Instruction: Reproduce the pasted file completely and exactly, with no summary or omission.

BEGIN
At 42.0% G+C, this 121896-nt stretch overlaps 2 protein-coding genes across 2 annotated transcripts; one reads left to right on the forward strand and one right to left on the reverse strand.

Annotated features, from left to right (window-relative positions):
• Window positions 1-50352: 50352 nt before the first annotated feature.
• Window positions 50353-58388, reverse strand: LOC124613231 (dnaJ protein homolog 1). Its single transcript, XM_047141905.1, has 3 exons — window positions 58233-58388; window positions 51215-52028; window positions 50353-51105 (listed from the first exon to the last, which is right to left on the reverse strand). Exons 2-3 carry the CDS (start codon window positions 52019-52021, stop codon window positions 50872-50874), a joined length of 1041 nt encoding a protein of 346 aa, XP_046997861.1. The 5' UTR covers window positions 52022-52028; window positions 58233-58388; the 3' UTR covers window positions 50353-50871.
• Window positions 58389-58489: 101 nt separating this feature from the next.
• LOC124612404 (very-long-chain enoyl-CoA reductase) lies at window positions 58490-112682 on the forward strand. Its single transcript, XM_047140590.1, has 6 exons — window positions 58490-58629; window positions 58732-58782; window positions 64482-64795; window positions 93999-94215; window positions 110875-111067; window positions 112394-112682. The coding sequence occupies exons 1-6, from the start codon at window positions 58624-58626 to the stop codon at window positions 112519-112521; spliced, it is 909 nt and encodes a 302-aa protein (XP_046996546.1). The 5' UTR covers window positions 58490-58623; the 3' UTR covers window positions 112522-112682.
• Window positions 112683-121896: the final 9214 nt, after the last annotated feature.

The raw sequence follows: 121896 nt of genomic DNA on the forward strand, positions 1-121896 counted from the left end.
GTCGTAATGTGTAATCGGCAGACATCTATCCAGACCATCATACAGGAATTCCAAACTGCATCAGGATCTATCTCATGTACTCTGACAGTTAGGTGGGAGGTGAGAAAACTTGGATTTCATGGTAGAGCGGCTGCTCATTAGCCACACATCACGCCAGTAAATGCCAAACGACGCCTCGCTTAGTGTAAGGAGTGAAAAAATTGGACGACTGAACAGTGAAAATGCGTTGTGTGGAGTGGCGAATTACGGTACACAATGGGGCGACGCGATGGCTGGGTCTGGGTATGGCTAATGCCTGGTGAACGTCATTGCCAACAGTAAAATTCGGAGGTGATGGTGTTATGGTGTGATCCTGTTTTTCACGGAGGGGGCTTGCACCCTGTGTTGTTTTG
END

At 42.0% G+C, this 121896-nt stretch overlaps 2 protein-coding genes across 2 annotated transcripts; one reads left to right on the forward strand and one right to left on the reverse strand.

Annotated features, from left to right (window-relative positions):
• Window positions 1-50352: 50352 nt before the first annotated feature.
• Window positions 50353-58388, reverse strand: LOC124613231 (dnaJ protein homolog 1). Its single transcript, XM_047141905.1, has 3 exons — window positions 58233-58388; window positions 51215-52028; window positions 50353-51105 (listed from the first exon to the last, which is right to left on the reverse strand). Exons 2-3 carry the CDS (start codon window positions 52019-52021, stop codon window positions 50872-50874), a joined length of 1041 nt encoding a protein of 346 aa, XP_046997861.1. The 5' UTR covers window positions 52022-52028; window positions 58233-58388; the 3' UTR covers window positions 50353-50871.
• Window positions 58389-58489: 101 nt separating this feature from the next.
• LOC124612404 (very-long-chain enoyl-CoA reductase) lies at window positions 58490-112682 on the forward strand. Its single transcript, XM_047140590.1, has 6 exons — window positions 58490-58629; window positions 58732-58782; window positions 64482-64795; window positions 93999-94215; window positions 110875-111067; window positions 112394-112682. The coding sequence occupies exons 1-6, from the start codon at window positions 58624-58626 to the stop codon at window positions 112519-112521; spliced, it is 909 nt and encodes a 302-aa protein (XP_046996546.1). The 5' UTR covers window positions 58490-58623; the 3' UTR covers window positions 112522-112682.
• Window positions 112683-121896: the final 9214 nt, after the last annotated feature.

The raw sequence follows: 121896 nt of genomic DNA on the forward strand, positions 1-121896 counted from the left end.
GTCGTAATGTGTAATCGGCAGACATCTATCCAGACCATCATACAGGAATTCCAAACTGCATCAGGATCTATCTCATGTACTCTGACAGTTAGGTGGGAGGTGAGAAAACTTGGATTTCATGGTAGAGCGGCTGCTCATTAGCCACACATCACGCCAGTAAATGCCAAACGACGCCTCGCTTAGTGTAAGGAGTGAAAAAATTGGACGACTGAACAGTGAAAATGCGTTGTGTGGAGTGGCGAATTACGGTACACAATGGGGCGACGCGATGGCTGGGTCTGGGTATGGCTAATGCCTGGTGAACGTCATTGCCAACAGTAAAATTCGGAGGTGATGGTGTTATGGTGTGATCCTGTTTTTCACGGAGGGGGCTTGCACCCTGTGTTGTTTTG